4 of nature’s best hangover cures
If you drink alcohol, the likelihood is that you’ll have experienced a hangover at some point in your life – but what causes it? Well, hangover symptoms (including a dry mouth, headaches, nausea, vomiting, dizziness, shakiness and low mood) tend to kick in when your blood alcohol content (BAC) significantly drops, which is usually the morning after drinking. As your BAC falls, production of glucose is suppressed, making you feel weak and emotional. Alcohol also increases levels of acetaldehyde, which is produced as the body breaks down ethanol, and is up to 30 times more toxic than ethanol itself. The impact? Nausea, hot flushes and a rapid heartbeat. Welcome to hangover hell.
Fortunately, you don’t have to lie in a darkened room wishing for tomorrow to arrive – there is research to support the following science-backed natural remedies might just help when you’re hungover. Thank us later…
Milk thistle for your liver
People have believed in the power of this herbal remedy to protect the liver against toxins for nearly 2000 years, and research has found that milk thistle may aid people with alcohol-related liver disease. The seeds of milk thistle contain bioflavonoids called silymarin; and silybin, the most active constituent of silymarin, prevents toxins from attaching to liver cells, and neutralises free radicals. As a result of these anti-inflammatory benefits, a 2012 review of evidence found that silymarin ‘significantly increased survival time of patients with alcohol-induced liver cirrhosis’.
N-acetylcysteine to limit the damage
Amino acid n-acetylcysteine, or NAC, is the new kid on the hangover recovery block. Found in certain protein-rich foods, this compound can reduce the damage done by alcohol. A 2009 study concluded that it offered ‘promising therapeutic value to inhibit ethanol-induced adverse effects’. It works its magic by boosting the production of antioxidant glutathione, and supporting more efficient alcohol metabolism while reducing oxidative damage. A 2003 study backs that up: researchers concluded that a growing body of evidence showed NAC reduced ethanol-induced free radical damage. In fact, they concluded that n-acetylcysteine could be a ‘safe, cheap, and effective option in the management of ethanol-induced liver damage’.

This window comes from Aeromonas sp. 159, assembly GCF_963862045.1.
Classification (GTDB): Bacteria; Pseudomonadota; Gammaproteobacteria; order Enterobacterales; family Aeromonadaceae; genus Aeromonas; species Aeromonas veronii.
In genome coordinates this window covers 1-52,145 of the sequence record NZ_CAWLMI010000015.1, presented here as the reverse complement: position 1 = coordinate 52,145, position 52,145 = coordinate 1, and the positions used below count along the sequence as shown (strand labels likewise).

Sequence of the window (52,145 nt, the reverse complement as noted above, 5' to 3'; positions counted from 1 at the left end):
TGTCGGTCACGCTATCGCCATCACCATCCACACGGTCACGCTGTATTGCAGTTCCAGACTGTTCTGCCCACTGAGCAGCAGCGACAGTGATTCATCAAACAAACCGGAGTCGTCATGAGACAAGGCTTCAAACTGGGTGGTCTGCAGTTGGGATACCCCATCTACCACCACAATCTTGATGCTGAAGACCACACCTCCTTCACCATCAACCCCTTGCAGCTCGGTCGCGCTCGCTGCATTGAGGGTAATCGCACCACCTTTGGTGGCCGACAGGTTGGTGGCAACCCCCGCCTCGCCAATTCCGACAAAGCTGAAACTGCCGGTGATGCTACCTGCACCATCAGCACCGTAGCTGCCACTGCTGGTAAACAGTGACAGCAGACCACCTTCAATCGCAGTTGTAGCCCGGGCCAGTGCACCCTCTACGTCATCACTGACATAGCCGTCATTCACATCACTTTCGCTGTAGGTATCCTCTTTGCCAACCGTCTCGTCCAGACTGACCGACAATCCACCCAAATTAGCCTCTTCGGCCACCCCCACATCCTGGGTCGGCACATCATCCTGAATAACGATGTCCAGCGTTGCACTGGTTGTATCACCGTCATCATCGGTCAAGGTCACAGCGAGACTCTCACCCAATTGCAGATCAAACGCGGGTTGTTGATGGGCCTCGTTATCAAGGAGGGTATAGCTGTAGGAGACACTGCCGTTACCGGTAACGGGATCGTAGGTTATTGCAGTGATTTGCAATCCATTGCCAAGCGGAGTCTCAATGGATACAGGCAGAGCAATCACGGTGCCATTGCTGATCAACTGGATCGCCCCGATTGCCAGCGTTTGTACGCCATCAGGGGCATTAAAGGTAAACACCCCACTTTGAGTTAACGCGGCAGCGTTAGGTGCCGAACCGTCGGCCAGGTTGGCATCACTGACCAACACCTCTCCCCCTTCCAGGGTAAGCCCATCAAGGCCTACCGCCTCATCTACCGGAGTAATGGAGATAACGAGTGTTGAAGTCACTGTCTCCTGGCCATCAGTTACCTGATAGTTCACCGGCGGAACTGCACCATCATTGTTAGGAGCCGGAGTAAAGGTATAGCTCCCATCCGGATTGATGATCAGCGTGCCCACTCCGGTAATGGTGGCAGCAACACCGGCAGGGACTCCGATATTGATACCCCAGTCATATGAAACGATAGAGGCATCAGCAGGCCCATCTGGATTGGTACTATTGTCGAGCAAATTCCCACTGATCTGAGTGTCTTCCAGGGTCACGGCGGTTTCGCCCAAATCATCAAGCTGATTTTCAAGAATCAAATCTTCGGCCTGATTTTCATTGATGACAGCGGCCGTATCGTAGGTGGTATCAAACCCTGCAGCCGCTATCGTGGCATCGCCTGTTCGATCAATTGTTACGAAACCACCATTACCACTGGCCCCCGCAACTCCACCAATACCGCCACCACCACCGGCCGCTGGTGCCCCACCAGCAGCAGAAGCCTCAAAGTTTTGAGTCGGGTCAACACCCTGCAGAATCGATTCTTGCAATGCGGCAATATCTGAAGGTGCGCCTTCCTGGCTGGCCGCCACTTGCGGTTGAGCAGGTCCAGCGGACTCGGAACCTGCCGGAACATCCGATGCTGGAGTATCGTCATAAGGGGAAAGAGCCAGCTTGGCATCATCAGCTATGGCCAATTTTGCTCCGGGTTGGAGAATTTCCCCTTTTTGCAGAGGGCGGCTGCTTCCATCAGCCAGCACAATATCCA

Green tea for your head
A comprehensive 2015 analysis looked into how green tea impacts liver health, and it concluded that the healthy brew has a ‘protective factor for liver diseases’. The fact that it contains caffeine is a bonus, too: this stimulant can alleviate the lethargy and headaches that follow a boozy night out. Other research found that popping an aspirin and having a coffee (so caffeine) the next morning delayed the hangover headache caused by having too much acetate in your system. If you can’t handle the punchy flavour of a green tea, a supplement will give you the same benefits.
Ginger for nausea
In 2015, researchers analysed the evidence to assess whether ginger is beneficial for hangover-induced nausea. It’s been the natural remedy of choice for centuries, and they concluded that the humble root is a ‘promising treatment for nausea and vomiting in a variety of clinical settings’. The NHS agrees, suggesting that eating foods containing ginger can help you stop feeling nauseous and, because nausea is a common side effect of chemotherapy, a lot of research has been conducted to clarify if ginger helps in that instance. One found that a daily dose of ginger reduced nausea among chemotherapy patients by an impressive 40%.